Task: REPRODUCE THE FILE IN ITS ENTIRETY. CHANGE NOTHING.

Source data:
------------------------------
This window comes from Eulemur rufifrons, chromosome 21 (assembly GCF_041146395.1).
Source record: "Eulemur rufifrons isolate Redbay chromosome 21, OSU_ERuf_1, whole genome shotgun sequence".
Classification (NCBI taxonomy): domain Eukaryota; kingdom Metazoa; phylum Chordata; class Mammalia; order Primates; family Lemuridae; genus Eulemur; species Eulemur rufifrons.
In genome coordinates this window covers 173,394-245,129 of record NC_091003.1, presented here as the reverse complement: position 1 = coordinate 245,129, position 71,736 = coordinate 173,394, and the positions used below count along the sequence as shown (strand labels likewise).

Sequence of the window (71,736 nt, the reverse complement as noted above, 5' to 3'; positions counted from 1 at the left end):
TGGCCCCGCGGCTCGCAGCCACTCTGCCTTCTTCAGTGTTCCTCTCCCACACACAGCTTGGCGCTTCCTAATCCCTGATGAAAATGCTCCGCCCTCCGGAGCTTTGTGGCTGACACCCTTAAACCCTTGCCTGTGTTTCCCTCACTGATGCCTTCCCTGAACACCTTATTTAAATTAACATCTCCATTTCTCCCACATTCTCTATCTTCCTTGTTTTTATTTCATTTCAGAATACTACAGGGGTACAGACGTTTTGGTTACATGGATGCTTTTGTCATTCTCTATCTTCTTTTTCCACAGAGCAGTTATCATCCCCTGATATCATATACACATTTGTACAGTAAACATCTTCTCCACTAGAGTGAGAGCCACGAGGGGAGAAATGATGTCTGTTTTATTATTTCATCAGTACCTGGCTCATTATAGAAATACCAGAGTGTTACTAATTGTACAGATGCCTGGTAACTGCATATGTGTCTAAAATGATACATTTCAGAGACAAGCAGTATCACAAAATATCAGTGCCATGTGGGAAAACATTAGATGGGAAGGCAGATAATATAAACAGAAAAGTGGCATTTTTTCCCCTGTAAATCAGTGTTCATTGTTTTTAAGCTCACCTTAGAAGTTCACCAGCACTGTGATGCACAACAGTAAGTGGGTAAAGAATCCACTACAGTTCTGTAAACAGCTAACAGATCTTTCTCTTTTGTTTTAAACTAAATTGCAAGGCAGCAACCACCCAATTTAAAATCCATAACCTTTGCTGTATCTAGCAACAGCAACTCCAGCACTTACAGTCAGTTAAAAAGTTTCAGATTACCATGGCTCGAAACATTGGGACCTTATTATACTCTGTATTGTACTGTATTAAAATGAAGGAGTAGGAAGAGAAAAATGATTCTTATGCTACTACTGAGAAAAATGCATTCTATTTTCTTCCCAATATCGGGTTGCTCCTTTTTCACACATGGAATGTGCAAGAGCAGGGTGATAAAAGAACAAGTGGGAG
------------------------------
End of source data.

This window comes from Eulemur rufifrons, chromosome 21 (assembly GCF_041146395.1).
Source record: "Eulemur rufifrons isolate Redbay chromosome 21, OSU_ERuf_1, whole genome shotgun sequence".
Classification (NCBI taxonomy): domain Eukaryota; kingdom Metazoa; phylum Chordata; class Mammalia; order Primates; family Lemuridae; genus Eulemur; species Eulemur rufifrons.
In genome coordinates this window covers 173,394-245,129 of record NC_091003.1, presented here as the reverse complement: position 1 = coordinate 245,129, position 71,736 = coordinate 173,394, and the positions used below count along the sequence as shown (strand labels likewise).

Sequence of the window (71,736 nt, the reverse complement as noted above, 5' to 3'; positions counted from 1 at the left end):
TGGCCCCGCGGCTCGCAGCCACTCTGCCTTCTTCAGTGTTCCTCTCCCACACACAGCTTGGCGCTTCCTAATCCCTGATGAAAATGCTCCGCCCTCCGGAGCTTTGTGGCTGACACCCTTAAACCCTTGCCTGTGTTTCCCTCACTGATGCCTTCCCTGAACACCTTATTTAAATTAACATCTCCATTTCTCCCACATTCTCTATCTTCCTTGTTTTTATTTCATTTCAGAATACTACAGGGGTACAGACGTTTTGGTTACATGGATGCTTTTGTCATTCTCTATCTTCTTTTTCCACAGAGCAGTTATCATCCCCTGATATCATATACACATTTGTACAGTAAACATCTTCTCCACTAGAGTGAGAGCCACGAGGGGAGAAATGATGTCTGTTTTATTATTTCATCAGTACCTGGCTCATTATAGAAATACCAGAGTGTTACTAATTGTACAGATGCCTGGTAACTGCATATGTGTCTAAAATGATACATTTCAGAGACAAGCAGTATCACAAAATATCAGTGCCATGTGGGAAAACATTAGATGGGAAGGCAGATAATATAAACAGAAAAGTGGCATTTTTTCCCCTGTAAATCAGTGTTCATTGTTTTTAAGCTCACCTTAGAAGTTCACCAGCACTGTGATGCACAACAGTAAGTGGGTAAAGAATCCACTACAGTTCTGTAAACAGCTAACAGATCTTTCTCTTTTGTTTTAAACTAAATTGCAAGGCAGCAACCACCCAATTTAAAATCCATAACCTTTGCTGTATCTAGCAACAGCAACTCCAGCACTTACAGTCAGTTAAAAAGTTTCAGATTACCATGGCTCGAAACATTGGGACCTTATTATACTCTGTATTGTACTGTATTAAAATGAAGGAGTAGGAAGAGAAAAATGATTCTTATGCTACTACTGAGAAAAATGCATTCTATTTTCTTCCCAATATCGGGTTGCTCCTTTTTCACACATGGAATGTGCAAGAGCAGGGTGATAAAAGAACAAGTGGGAG